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French expression of the day: Rire jaune

Why is 'laughing yellow' a handy skill for politicians?

French expression of the day: Rire jaune
Photo: Annie Spratt/Unsplash/Nicolas Raymond

Why do I need to know rire jaune?

Because sometimes we laugh, even though we are not at all amused.

What does it mean?

Rire jaune literally means “laughing yellow”.  Rire – to laugh, Jaune – yellow

But it really means laughing in a forced way or to hide unease, irritation.

The colour yellow has been associated with different meanings over the years, symbolising both life and death.

Vivid yellow was associated with gold and the sun while matte yellow represented the colour of Sulphur, of hell and symbolised treason.

In the Middle Ages, yellow became the colour of Judas, the biblical character who betrayed Christ.

“From this ill-famed apostle, the symbol went to the Jews in general, who were obliged by the law in certain countries to dress in yellow –  a tradition that surfaced under Nazism with the sinister memory of the yellow star”, according to Claude Duneton in the book La Puce à l’oreille – Anthologie des expressions populaires avec leur origine. 

According to Duneton, this expression first appeared in 1640 with the linguist Antoine Oudin who wrote Il rit jaune comme farine – He laughs yellow like flour.

So the expression Rire jaune and the hypocrisy it evokes comes to mean someone who is fake laughing.  

Use it like this

Pauline riait jaune quand tu lui as dit qu’elle avait vieilli ! – Pauline forced herself to laugh when you told her she had aged!

Les politiciens ont ris jaune quand les écologistes ont gagnés les élections –  Politicians fake laughed when the environmentalists won the elections.

Tu riras jaune quand j'aurais gagné! – You'll be laughing on the other side of your face when I win. 


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For members


French Phrase of the Day: Syndrome de la bonne élève

Why being a good pupil can sometimes be … bad.

French Phrase of the Day: Syndrome de la bonne élève

Why do I need to know Syndrome de la bonne élève?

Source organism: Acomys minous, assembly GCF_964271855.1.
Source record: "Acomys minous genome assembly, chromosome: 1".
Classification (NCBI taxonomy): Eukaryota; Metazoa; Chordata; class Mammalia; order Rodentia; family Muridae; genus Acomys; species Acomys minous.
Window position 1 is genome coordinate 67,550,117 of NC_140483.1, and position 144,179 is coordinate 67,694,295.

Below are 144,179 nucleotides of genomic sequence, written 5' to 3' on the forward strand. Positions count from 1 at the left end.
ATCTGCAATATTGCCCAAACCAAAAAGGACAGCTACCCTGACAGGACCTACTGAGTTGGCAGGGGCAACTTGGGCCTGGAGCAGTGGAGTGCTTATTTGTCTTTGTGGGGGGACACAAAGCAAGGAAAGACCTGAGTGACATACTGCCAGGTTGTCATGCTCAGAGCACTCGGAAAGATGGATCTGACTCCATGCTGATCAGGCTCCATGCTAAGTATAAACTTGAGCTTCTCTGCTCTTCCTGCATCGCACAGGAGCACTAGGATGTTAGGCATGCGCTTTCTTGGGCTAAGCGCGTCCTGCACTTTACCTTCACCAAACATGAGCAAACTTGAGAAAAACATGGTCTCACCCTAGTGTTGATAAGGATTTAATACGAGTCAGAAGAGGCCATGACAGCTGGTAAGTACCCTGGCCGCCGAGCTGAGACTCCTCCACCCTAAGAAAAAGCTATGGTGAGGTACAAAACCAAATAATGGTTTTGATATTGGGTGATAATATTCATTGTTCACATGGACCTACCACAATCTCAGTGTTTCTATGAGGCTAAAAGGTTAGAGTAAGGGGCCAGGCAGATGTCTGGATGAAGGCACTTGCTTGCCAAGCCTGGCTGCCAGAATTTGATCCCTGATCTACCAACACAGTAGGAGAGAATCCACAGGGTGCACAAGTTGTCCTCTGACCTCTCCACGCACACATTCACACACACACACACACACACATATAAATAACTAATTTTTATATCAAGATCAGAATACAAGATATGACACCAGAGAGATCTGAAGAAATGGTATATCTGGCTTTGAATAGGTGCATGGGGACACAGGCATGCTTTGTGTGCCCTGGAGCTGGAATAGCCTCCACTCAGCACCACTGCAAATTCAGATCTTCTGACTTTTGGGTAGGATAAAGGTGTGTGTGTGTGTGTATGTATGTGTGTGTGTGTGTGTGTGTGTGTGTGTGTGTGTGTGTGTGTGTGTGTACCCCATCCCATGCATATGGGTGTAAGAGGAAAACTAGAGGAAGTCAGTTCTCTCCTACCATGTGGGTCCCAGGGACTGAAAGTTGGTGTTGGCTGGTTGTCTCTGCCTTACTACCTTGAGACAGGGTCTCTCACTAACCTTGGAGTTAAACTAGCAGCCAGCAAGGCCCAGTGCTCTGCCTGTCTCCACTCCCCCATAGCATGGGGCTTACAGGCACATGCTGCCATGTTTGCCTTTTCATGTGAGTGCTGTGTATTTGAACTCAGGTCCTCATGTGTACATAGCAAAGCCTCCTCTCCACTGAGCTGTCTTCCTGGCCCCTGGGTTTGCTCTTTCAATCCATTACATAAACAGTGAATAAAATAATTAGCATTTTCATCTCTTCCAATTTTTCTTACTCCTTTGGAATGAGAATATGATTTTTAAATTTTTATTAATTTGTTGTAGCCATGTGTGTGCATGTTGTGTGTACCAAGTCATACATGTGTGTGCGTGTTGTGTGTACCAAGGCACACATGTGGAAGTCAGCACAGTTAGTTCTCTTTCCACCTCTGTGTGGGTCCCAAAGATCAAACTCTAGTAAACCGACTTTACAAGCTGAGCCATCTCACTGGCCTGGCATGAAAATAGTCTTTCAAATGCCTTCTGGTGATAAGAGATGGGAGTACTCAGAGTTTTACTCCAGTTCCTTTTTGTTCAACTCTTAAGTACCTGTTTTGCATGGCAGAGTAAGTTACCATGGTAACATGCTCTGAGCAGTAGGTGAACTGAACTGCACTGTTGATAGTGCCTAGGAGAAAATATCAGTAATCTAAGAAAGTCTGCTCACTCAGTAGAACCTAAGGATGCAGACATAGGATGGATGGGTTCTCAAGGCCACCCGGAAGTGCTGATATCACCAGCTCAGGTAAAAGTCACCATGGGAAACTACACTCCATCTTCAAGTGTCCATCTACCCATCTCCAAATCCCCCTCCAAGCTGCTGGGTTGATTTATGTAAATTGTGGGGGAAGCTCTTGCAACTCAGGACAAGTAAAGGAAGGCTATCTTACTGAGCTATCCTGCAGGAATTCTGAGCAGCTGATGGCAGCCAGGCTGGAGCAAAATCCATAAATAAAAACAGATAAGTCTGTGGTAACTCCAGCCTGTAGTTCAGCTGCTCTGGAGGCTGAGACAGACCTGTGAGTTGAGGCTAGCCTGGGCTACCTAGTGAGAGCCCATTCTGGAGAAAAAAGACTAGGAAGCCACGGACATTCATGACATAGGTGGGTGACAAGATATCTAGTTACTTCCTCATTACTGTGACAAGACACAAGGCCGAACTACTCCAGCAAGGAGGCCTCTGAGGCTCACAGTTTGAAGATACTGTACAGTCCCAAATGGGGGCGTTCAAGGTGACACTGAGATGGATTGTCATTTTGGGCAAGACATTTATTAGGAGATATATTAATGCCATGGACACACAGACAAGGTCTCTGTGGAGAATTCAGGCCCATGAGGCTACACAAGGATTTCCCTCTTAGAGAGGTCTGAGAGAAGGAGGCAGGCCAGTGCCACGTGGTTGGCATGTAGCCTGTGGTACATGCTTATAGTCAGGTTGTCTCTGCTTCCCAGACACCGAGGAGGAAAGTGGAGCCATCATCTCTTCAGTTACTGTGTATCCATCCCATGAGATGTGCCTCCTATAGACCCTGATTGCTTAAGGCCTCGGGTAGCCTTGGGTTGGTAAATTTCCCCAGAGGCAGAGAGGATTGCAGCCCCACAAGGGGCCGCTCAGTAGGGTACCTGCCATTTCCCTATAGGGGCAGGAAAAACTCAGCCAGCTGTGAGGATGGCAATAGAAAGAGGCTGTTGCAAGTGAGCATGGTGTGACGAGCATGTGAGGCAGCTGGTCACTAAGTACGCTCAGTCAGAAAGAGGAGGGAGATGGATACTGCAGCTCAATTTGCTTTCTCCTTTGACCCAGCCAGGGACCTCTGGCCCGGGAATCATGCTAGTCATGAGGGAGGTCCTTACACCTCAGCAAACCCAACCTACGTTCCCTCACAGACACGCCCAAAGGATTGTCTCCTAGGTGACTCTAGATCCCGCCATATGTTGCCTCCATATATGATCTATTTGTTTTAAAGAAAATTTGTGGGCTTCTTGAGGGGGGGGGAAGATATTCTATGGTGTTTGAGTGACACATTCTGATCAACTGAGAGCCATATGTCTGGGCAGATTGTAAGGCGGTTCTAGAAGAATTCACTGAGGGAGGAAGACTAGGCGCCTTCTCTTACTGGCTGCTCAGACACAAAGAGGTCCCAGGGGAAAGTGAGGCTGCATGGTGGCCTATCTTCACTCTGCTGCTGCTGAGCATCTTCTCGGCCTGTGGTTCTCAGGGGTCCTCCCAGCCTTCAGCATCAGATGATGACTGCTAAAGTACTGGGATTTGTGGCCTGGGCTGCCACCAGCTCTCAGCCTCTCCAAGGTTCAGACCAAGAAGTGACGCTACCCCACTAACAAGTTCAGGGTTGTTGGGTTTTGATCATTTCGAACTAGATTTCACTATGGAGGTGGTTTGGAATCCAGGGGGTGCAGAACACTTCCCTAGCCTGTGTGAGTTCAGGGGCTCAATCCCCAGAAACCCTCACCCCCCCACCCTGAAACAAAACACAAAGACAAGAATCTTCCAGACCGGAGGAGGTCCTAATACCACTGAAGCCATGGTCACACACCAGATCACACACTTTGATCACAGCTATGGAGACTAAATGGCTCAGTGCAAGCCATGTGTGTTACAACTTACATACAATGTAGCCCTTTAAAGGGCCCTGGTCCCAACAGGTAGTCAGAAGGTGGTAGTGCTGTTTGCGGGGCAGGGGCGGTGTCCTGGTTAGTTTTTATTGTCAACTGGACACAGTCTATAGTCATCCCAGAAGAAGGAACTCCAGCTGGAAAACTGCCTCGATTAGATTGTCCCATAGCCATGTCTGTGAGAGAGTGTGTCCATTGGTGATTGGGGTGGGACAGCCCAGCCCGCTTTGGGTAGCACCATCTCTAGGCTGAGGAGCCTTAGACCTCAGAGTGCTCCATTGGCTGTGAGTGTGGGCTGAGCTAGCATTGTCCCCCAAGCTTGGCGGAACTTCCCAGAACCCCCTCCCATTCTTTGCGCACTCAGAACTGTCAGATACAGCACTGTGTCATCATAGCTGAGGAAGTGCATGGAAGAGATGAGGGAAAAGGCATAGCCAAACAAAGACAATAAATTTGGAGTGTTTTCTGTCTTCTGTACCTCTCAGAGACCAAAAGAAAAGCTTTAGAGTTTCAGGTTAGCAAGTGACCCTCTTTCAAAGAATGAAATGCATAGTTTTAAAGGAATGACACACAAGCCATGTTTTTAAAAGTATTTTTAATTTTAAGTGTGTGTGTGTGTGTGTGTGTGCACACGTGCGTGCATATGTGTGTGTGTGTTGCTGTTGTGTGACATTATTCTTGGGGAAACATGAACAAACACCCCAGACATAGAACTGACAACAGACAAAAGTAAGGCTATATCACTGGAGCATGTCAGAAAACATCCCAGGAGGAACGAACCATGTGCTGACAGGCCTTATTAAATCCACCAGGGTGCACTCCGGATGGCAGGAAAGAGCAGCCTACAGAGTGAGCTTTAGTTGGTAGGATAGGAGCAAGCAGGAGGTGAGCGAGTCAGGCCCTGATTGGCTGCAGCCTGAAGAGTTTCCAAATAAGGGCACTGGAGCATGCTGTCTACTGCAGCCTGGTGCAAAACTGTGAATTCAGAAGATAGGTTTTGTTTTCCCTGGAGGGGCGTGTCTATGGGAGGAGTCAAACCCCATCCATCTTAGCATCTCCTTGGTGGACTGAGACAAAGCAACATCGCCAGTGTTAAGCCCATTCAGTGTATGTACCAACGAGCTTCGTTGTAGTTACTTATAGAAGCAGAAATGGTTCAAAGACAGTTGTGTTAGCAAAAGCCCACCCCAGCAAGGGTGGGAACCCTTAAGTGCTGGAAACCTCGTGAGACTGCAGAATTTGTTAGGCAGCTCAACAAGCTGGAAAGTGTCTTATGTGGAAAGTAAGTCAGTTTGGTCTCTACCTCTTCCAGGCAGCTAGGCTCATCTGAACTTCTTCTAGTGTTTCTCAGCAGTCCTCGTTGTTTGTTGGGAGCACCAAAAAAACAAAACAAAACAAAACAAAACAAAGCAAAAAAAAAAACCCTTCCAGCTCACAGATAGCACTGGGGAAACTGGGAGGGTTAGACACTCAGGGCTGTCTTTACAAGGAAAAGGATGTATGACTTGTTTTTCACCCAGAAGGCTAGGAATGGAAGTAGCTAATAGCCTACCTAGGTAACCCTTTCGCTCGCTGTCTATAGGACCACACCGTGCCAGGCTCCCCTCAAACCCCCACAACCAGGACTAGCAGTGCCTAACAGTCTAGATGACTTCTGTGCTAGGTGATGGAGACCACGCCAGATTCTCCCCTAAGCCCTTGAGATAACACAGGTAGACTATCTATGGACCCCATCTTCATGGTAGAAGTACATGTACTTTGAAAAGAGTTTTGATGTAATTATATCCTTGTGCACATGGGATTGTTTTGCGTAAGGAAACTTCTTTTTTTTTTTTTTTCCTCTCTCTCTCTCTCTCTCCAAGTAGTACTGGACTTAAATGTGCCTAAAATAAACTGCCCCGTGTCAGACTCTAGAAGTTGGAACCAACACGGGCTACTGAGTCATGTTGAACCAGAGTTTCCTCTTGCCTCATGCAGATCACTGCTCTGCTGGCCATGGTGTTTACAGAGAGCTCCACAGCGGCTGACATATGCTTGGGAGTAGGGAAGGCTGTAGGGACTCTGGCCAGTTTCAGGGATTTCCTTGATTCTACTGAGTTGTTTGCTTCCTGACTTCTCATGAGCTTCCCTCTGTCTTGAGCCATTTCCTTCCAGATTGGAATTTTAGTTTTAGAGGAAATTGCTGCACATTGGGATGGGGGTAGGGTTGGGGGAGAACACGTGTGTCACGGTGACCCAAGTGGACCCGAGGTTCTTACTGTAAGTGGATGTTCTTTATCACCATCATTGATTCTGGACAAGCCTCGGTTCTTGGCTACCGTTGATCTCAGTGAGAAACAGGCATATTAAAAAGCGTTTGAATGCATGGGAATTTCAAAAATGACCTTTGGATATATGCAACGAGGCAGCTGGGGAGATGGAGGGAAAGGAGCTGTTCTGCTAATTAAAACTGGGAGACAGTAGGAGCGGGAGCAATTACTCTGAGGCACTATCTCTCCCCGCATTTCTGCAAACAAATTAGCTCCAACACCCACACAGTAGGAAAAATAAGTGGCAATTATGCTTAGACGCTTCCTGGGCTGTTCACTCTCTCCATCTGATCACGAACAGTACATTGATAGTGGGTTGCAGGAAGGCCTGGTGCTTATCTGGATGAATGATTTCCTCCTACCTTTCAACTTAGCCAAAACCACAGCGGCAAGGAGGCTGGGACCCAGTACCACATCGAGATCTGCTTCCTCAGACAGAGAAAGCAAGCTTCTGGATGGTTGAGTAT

Feeling under-valued at work despite doing everything – and more – asked of you? You may have ‘good student syndrome’.

What does it mean?

Syndrome de la bonne élève – pronounced sin-dromm de la bon ell-evv – translates, as we’ve already hinted, as good student syndrome. 

You may well also see it written as syndrome du bon élève (pronounced sin-dromm doo bon ell-evv) – but this is predominantly a female issue.

It refers to someone in the workplace who tries their hardest to work to the rules, do all the jobs asked of them – and more – and yet is overlooked in favour of co-workers who don’t necessarily put in the same hard graft.

It’s not an official ‘syndrome’, but mental health experts do recognise it in many people – particularly women.

It is a hangover, according to features in magazines such as Cosmopolitan and Marie Claire, from school days when girls are considered to be harder workers and less trouble than their boy counterparts.

Marie Claire labelled it a “destructive perfectionism … which affects the mental health of the women they become, while preventing them from embracing positions of responsibility’.’

Use it like this

Le syndrome de la bonne élève touche essentiellement les femmes dans le monde occidental. – Good student syndrome mainly affects women in the Western world.

Cette question d’éducation est d’autant plus marquante que le syndrome du « bon élève » affecte généralement les femmes – This question of education is all the more striking because “good student” syndrome generally affects women